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Bangkok’s joyous cuisine

Bangkok’s joyous cuisine

Eat your way around Thailand in a day

Eat your way around Thailand in a day

Jon Fasman | February/March 2017

The waiter at Nahm – a Michelin-starred restaurant owned by David Thompson, an Australian chef and authority on Thai cuisine – laid a simple plate with two meatballs on the table. They were made from prawn, chicken and peanuts, simmered in palm sugar and served on a thin slice of pineapple, with two slivered commas of Thai chilli on top. They looked ordinary, but in the mouth they turned into a quick tour of Thai flavours: first the astringency of the pineapple, then the basso-profundo sweetness of the palm sugar, oceanic savouriness from the prawns and earthiness from the peanuts, ending with a quick sear from the chillies.

It was delicious. More importantly, it was delightful. It was not traditional, but gaily captured the essence of what may be the world’s most playful, joyous cuisine. Western Thai restaurants, with their standard menu of satay, Pad Thai and rainbow curry, obscure the tongue-tickling diversity of the cuisine in Thailand. In the south you find spice-marinated gai tod – perhaps the world’s tastiest fried chicken – and Malay-influenced coconut curries. The jungly north features herbs and vegetables you never see anywhere else; and the food in Isaan, the arid north-east, is austere, fiery and revolves around sticky rice. In Bangkok you can eat your way around Thailand in a day.

There may be some Thai dishes you dislike, but there will never be one that bores you. Some will surprise you. On an early-morning walk to the subway, I bought breakfast from a street vendor, who filled a Styrofoam clamshell with what I took to be braised cabbage tossed with fermented sour sausage, crushed spheres of deep-fried rice, peanuts, chillies and seasonings. I showed a picture of the dish to Mark Wiens, an American transplant to Bangkok who has made a career eating and blogging his way around Asia. He told me that what I ate was in fact sliced, boiled pig skin (very tasty, in case you were wondering).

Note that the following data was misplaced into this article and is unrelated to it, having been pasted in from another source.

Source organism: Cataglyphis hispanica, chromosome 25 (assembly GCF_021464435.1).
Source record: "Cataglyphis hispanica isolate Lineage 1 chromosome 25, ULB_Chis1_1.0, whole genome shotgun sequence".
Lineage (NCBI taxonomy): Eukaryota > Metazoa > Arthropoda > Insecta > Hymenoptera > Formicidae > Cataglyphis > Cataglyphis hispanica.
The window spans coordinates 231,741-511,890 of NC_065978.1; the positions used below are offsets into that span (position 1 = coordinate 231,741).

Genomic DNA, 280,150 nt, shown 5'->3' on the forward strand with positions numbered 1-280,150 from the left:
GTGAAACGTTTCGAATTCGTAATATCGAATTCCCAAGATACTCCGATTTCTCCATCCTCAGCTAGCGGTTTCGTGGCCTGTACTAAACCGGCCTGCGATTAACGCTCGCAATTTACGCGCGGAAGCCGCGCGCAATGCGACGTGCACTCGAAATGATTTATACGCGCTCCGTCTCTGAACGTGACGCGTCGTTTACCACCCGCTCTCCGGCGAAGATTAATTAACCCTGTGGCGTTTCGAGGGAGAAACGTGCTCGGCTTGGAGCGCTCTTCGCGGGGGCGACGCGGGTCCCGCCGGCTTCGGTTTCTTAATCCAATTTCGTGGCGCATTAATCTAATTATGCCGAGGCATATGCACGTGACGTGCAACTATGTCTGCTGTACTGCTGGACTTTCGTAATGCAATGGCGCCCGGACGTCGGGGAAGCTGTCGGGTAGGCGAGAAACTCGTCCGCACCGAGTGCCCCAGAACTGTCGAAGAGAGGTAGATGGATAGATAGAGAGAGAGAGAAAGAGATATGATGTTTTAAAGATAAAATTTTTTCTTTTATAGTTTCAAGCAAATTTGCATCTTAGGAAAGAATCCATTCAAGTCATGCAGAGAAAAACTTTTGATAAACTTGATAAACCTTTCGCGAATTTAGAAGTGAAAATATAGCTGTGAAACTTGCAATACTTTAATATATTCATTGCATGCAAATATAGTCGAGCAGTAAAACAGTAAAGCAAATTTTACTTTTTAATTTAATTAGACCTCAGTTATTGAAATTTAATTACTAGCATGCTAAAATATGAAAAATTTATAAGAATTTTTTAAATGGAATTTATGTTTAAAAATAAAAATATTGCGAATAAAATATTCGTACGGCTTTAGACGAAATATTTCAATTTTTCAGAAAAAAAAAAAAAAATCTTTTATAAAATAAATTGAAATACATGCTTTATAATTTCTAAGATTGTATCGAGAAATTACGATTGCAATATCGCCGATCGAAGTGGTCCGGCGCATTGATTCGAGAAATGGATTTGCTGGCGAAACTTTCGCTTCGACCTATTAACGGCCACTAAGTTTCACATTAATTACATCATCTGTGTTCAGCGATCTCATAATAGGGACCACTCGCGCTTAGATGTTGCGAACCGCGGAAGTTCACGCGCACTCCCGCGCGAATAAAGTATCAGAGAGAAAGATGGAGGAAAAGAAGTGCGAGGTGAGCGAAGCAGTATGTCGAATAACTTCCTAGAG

Some may also intimidate you. At river-taxi stands you can buy snacks by the skewer: not just delicious-smelling pork and chicken, but also lurid red sausages and whole squid with tentacles akimbo. I’ve never been able to bring myself to eat raw laap – chopped fatty pork, offal and blood mixed with a cabinet’s worth of spices – and I steer clear of the grilled worms, crispy crickets and globulous little ant eggs.

But bugs are mostly curiosities in rich, cosmopolitan Bangkok, which had two restaurants on the most recent San Pellegrino list of the world’s best: Nahm and Gaggan. The latter does not serve Thai cuisine – Gaggan Anand, the chef, worked at El Bulli, and brings Ferran Adria’s scientific wizardry to his native Bengali cuisine – but in its inventiveness and elegance, it fits perfectly in Bangkok. At Nahm, the sense of playfulness is more restrained: my main course was a single, perfectly fried butterfish, cut lengthwise and presented in an Escheresque loop, heads eating tails. More impressive is the attention the kitchen pays to texture and temperature, and its ability to draw from all social strata. The stand-out dish for me was a salad of green mango and grilled pork, the cool mango perhaps a half-day riper and sweeter than usual, the warm pork crisp and salty and the dressing redolent of rustic plaa raa, a fermented-fish paste you can find on farmers’ tables throughout the Mekong basin.

The night after eating at Nahm I found myself in Yaowarat, Bangkok’s frenetic Chinatown. Lek & Rut Seafood spilled out onto the streets as usual, with diners on tiny plastic chairs, their knees around their ears. The atmosphere was somewhere between no-frills and penitential, but the fish, grilled or steamed, was peerless, and the restaurant’s heat, grime, chaos and joy could exist nowhere else.

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